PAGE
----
Bad contract BJ Upton

Each MLB team’s worst contract

As more and more teams start inking players to long-term contracts, either to keep them in town or attract them to town, more and more of those contracts start going pear-shaped for the teams. Usually, it’s because the player simply starts to see their abilities fall off a cliff, but sometimes, it’s because the team has so much money tied up in that one player that they can’t really get anything else done.

Since we’re in the dog days of the offseason, I figured it would be a good idea to look at each team’s worst contract currently on the books. I’m not considering contracts just signed this offseason (apologies, Ervin Santana and Max Scherzer), and I’m not considering one-year deals that were used to avoid arbitration. Also note that for all options, only the buyout amount was considered, and not the value of the option itself.

Arizona Diamondbacks: Aaron Hill (still owed $24 million over two years). Luckily for the Diamondbacks, the only players guaranteed money in 2017 are Paul Goldschmidt and Yasmany Tomas. Unluckily for the Diamondbacks, they’ve got some dead weight on the books over the next two years, including starters Trevor Cahill ($12.5 million) and Bronson Arroyo ($14 million). But I’m giving the nod to second baseman Aaron Hill, who will be 33 in March and is still owed $24 million over the next two seasons by the Diamondbacks. Hill was brutal in 2014, hiting just .244/.287/.367 over 133 games with ten homers. Furthermore, he struck out a career-high rate and walked at a career-low rate, and is coming off of a 2013 where he played in just 87 games. His three-year extension looked fine when it was signed, but right now, it’s looking like a burden on the club.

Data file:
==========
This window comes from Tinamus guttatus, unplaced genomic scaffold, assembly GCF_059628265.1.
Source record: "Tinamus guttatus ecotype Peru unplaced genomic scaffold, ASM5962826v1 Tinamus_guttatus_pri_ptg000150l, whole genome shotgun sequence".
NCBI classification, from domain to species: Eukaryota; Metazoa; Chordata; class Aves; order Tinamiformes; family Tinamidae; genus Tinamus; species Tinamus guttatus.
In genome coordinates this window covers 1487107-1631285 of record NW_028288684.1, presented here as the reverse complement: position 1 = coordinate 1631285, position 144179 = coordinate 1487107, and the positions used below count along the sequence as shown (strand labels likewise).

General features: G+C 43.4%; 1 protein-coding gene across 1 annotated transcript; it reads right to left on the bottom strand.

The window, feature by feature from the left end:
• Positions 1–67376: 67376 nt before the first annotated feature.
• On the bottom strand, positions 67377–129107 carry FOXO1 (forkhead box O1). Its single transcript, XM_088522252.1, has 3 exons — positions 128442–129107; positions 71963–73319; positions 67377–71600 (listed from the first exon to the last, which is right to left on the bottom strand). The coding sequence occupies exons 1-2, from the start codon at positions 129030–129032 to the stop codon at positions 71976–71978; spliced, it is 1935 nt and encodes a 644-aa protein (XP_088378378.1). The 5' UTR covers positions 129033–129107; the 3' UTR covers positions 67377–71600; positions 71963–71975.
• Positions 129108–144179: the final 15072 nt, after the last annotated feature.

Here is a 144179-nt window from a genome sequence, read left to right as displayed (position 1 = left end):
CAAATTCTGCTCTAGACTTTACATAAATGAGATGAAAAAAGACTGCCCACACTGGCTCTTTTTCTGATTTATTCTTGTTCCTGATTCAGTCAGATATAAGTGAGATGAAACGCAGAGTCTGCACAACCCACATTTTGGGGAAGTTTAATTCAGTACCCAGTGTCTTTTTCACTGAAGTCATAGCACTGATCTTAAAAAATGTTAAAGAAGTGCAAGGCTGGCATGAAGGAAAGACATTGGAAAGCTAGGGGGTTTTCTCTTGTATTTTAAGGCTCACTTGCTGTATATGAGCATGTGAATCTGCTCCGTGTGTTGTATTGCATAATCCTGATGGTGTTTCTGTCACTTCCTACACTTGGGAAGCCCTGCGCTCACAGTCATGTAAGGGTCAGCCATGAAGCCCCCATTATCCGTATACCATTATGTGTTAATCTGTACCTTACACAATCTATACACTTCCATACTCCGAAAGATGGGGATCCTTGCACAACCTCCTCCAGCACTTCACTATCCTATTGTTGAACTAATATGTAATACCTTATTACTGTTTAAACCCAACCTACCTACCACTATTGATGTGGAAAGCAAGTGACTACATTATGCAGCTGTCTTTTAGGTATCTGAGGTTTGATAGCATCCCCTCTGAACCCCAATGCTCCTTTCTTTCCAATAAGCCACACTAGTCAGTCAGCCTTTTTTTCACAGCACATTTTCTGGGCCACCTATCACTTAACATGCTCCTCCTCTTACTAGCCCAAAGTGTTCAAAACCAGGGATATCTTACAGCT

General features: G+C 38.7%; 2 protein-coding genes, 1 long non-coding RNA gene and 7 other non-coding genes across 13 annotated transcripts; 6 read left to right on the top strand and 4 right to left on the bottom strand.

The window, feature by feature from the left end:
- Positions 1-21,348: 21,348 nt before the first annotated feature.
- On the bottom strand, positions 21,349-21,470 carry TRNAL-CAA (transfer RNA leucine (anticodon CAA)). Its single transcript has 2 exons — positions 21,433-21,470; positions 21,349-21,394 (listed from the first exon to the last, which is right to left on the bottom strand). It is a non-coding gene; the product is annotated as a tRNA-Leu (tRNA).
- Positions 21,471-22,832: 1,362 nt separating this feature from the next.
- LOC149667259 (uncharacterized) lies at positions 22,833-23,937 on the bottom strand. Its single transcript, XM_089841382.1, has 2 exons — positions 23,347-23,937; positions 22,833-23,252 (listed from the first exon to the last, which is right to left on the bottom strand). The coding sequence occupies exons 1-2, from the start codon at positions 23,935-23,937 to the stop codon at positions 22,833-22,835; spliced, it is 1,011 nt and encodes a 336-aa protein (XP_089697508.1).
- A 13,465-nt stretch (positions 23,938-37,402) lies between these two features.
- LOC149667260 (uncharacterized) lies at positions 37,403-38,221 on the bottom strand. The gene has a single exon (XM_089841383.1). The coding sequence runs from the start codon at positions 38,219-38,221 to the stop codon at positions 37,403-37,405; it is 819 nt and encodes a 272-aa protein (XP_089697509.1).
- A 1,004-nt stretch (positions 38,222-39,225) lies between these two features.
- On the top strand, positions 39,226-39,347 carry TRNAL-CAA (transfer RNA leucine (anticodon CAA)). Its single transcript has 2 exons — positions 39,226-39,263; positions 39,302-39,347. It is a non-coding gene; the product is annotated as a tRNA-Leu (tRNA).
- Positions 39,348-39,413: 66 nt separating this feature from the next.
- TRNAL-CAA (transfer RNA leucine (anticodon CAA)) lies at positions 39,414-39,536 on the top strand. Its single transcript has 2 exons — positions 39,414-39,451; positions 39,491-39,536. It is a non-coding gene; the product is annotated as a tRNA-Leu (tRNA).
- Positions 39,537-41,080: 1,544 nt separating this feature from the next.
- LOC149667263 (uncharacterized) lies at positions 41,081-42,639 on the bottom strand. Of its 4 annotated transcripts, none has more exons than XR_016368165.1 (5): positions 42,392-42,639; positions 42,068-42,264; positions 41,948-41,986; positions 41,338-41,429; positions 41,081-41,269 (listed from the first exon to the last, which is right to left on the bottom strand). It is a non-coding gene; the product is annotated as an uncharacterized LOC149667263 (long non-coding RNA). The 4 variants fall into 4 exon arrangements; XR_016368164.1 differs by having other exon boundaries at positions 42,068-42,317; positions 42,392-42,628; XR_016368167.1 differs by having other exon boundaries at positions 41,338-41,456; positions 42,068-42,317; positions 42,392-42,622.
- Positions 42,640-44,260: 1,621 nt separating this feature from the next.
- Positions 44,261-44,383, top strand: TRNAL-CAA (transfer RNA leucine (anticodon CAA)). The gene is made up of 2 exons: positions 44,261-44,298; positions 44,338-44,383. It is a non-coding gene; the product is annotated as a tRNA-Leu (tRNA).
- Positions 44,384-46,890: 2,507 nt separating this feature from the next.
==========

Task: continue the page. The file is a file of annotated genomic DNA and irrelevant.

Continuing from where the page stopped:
Atlanta Braves: B.J. Upton (still owed $48.15 million over three years). Who else did you expect here? It’s going to take a lot of effort for anyone to knock the elder Upton from his perch as Atlanta’s worst contract, but a reversal of fortunes in 2015 could result in Nick Markakis (three years and $33 million after 2015) becoming more of a drain on the club than Bossman Junior.

Baltimore Orioles: Ubaldo Jimenez (still owed $38.75 million over three years). Ubaldo looked like a decent bargain for the Orioles last winter. In his first year as an Oriole, Jimenez threw just 125 1/3 innings, pitching to a 4.81 ERA while striking out 116 and walking 77. It’s not a stretch to think that Jimenez isn’t one of Baltimore’s five best options in their rotation, though he’ll still likely get a shot in the starting five to begin the year.